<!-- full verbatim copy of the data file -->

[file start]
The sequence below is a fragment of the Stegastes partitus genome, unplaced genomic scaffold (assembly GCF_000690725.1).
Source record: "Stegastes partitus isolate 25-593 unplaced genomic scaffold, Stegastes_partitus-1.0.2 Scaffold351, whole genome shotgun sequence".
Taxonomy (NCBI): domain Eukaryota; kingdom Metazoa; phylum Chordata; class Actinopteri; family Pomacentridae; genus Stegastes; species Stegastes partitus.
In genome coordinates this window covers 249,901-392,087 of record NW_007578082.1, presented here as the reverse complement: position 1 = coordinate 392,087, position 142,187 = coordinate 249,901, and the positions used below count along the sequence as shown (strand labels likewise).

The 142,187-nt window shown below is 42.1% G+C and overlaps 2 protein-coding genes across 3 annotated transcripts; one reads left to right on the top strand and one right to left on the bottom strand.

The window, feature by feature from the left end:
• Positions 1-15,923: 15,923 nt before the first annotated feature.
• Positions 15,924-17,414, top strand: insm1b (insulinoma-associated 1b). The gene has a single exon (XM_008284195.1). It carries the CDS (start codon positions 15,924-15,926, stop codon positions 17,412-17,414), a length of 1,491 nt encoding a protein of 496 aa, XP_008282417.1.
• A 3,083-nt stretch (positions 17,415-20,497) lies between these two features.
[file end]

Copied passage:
The sequence below is a fragment of the Stegastes partitus genome, unplaced genomic scaffold (assembly GCF_000690725.1).
Source record: "Stegastes partitus isolate 25-593 unplaced genomic scaffold, Stegastes_partitus-1.0.2 Scaffold351, whole genome shotgun sequence".
Taxonomy (NCBI): domain Eukaryota; kingdom Metazoa; phylum Chordata; class Actinopteri; family Pomacentridae; genus Stegastes; species Stegastes partitus.
In genome coordinates this window covers 249,901-392,087 of record NW_007578082.1, presented here as the reverse complement: position 1 = coordinate 392,087, position 142,187 = coordinate 249,901, and the positions used below count along the sequence as shown (strand labels likewise).

The 142,187-nt window shown below is 42.1% G+C and overlaps 2 protein-coding genes across 3 annotated transcripts; one reads left to right on the top strand and one right to left on the bottom strand.

The window, feature by feature from the left end:
• Positions 1-15,923: 15,923 nt before the first annotated feature.
• Positions 15,924-17,414, top strand: insm1b (insulinoma-associated 1b). The gene has a single exon (XM_008284195.1). It carries the CDS (start codon positions 15,924-15,926, stop codon positions 17,412-17,414), a length of 1,491 nt encoding a protein of 496 aa, XP_008282417.1.
• A 3,083-nt stretch (positions 17,415-20,497) lies between these two features.